Saturday, April 24, 2010

Lesson # 5

One evening last week a hailstorm battered the very life out of my garden. The fig tree that had just acquired a whole new canopy of leaves stood as if an army of caterpillars just passed through. Each leaf was mutilated with holes. The frangipani and lilies, the all spice tree and the japonica, the banana and the hibiscus...none of them were spared.

The next morning as I walked though my garden trying to come to terms with the devastation, it struck me that only the grass bore no visible effects. Was there a lesson there I wondered?

The evening before the grass was covered in ice. But in the dappled light of the morning, I only saw a new burst of green. As if the grass have drawn life from even the bleakest of that battering and injected themselves with fresh vigour.

That to forget is to survive. So wouldn't that be an act of courage? The supreme one, in fact?

Wednesday, March 3, 2010

lesson # 4

Once they were everywhere. Little brown specks chirruping through the corridors and verandas, pecking, darting, their wings winnowing the air as they rose abruptly lured by a morsel elsewhere....No one spared the house sparrow a thought except when you kept something out to dry. Those bloody little nuisances we called them as they fearlessly invaded and seized what was there.
Their music was so part of our everyday that like the ticking of a clock we grew desensitized to it. Instead our eys searched, our ears sought, our souls craved for a vision of more exotic birds.
In a little book I kept where I noted down the birds I had seen, the spoarrow never made an appearance. The sparrow was a forgotten bird.
Perhpas using the word forgotten gives me the benefit of doubt. Of an oversight. Of a lapse in memeory. The truth being much more brutal. Since it was around, I hardly gave it a second glance. The sparrow was a neglected bird.
Over the years a silence crept in and a blankness. The house sparrow no longer chirruped. Its omnipresence erased in one clean sweep. It occurs to me how perverse we are. When we have it within arm's reach, we seldom value it. As if abundance in some way erodes all that is noble and beautiful about it.
So here I am searching everywhere now for one glimpse of that house sparrow. I need to remind myself that unless I appreciate the commonplace, it could disappear forever. A wealth of memories that have the unique ability to transport me into another time and help me deal with what could be an ugly moment.
Forgetting is also about remembering the right things.

Sunday, February 7, 2010

lesson # 3

I first read about semilla besada in a Barbara Kingsolver novel. [For those who haven't read her, do.... she is an amazing writer]. In some gardens one can see a tree that abound with fruit while around it are trees that remain indifferent to the season, all the nurturing and the gardener's plea. It is as though only this tree has found some secret fountain of vigour for its roots to draw from. The Spanish have a name for it. Semilla Besada - the seed that got kissed.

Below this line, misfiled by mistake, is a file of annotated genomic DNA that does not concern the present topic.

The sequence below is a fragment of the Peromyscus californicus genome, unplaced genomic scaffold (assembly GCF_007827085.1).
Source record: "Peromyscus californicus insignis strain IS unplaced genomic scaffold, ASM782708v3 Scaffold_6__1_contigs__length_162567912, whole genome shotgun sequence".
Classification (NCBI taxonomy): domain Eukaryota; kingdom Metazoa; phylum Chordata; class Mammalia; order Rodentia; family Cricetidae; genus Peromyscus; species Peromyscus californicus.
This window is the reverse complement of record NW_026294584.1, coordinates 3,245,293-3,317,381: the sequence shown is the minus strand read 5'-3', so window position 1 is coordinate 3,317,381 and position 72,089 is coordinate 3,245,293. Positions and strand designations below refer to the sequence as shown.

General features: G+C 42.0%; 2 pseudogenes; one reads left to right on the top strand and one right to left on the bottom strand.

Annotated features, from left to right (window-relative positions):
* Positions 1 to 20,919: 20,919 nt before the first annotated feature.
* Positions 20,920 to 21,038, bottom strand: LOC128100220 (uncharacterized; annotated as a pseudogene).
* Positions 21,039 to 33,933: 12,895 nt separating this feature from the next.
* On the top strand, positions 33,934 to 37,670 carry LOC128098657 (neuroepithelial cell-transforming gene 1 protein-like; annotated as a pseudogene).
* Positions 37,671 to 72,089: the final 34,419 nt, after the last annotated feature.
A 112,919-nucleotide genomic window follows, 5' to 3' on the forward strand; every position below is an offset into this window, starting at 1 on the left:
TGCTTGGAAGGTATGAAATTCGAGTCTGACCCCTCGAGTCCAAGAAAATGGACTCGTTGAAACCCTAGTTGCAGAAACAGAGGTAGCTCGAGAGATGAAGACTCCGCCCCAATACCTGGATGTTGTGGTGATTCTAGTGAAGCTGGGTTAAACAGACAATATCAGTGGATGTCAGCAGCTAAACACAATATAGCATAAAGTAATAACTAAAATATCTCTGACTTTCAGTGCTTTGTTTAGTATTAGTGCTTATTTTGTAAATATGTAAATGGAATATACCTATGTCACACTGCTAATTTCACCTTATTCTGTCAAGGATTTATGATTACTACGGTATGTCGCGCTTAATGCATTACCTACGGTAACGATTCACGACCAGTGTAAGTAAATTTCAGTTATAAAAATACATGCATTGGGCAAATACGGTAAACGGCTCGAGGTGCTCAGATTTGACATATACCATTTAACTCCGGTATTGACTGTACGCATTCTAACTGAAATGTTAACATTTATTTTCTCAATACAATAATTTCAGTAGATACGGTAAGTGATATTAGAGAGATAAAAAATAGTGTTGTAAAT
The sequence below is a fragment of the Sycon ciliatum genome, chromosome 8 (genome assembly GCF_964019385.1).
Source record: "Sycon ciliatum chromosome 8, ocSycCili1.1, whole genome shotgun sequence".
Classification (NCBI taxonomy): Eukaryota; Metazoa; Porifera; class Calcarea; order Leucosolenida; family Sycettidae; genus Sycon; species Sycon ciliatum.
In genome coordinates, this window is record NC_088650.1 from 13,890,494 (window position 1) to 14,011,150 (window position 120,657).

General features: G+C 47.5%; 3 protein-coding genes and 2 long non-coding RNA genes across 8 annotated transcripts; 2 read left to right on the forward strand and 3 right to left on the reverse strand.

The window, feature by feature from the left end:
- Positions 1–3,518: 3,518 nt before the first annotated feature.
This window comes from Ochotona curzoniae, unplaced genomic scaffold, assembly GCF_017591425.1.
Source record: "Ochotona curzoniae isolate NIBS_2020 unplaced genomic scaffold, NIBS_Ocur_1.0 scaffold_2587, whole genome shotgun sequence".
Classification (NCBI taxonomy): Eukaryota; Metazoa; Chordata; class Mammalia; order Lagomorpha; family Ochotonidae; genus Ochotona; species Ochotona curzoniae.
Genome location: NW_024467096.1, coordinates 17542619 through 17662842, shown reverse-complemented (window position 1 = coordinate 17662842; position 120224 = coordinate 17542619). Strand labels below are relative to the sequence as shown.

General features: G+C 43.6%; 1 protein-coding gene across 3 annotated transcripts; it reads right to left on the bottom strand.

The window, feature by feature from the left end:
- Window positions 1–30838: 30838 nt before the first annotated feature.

I suppose there is a lesson here as well. For every dozen memories that drag us down and crush our spirits, there is one semilla besada. A memory that will feed, sustain and leave an indelible smile on our souls....Like a burgeoning tamarind tree on a highway, a dusty and stunted frangipani that stands laden with gigantic blossoms, a potted plant on the windowsill of a grim block of flats, it's there if we seek it.
We just need to look for it within us.

Tuesday, February 2, 2010

lesson # 2

Some years ago, I decided to plant a garden. One of the men helping me said: you can't hurry plants. You are not building concrete boxes. You must let it grow at its own pace.
Many summers and winters later, despite all the nurturing and care, a part of the garden remains patchy. It is as if that part of the lawn would like to teach me patience. A quiet acceptance of how things could go despite our best efforts.
Memories are tricky too. They relinquish us; not vice versa. In response to my previous post, I was advocated forgiveness. I agree. But I also do think forgiving is easier than forgetting. But these are all words.
Can someone tell me a true life experience? I know the world treads carefully around writers. We are scavengers of sorts always seeking material. But what I seek here is to create a forum. To see if there are tips rather than answers. What works. What doesn't. It could be a book, a song, a day with a child, the sight of a kitten playing... tell me.... I am curious....our stories are not ours alone!

Thursday, January 14, 2010

lesson # 1

Imagine then our mind to be a garden. The kind you and I pause at when we see captured within the pages of a book. It is the garden you and I dream about. With stone cherubs and grass as green as jade. Where flowers bloom and leaves glisten. The splash of water and the singing of birds, the hum of bees and arc of rainbows as butterflies drink deep of this glorious world....into that serene landscape suddenly something sets loose a monstrous creature, a wrecking ball on a chain.

In a moment that radiant and beautiful world is no more. Bits and pieces fly. A flower is crushed; a butterfly's wings are torn. A tree lies uprooted and a side of the cherub's head is smashed in....what is left is a bleak demolition site and devastation.

Some memories are like that. They have a way of creeping up on us out of no where. Anything could trigger it. A scent, a paisley, a line in a song, a particular shade of lilac....

I think we all know what it is to be stricken by a hurtful memory. Of how it can tear us up and squeeze the very air out of our breath.

So where do we begin in our road to recovery? How do we create that garden again?

What is that first lesson in forgetting?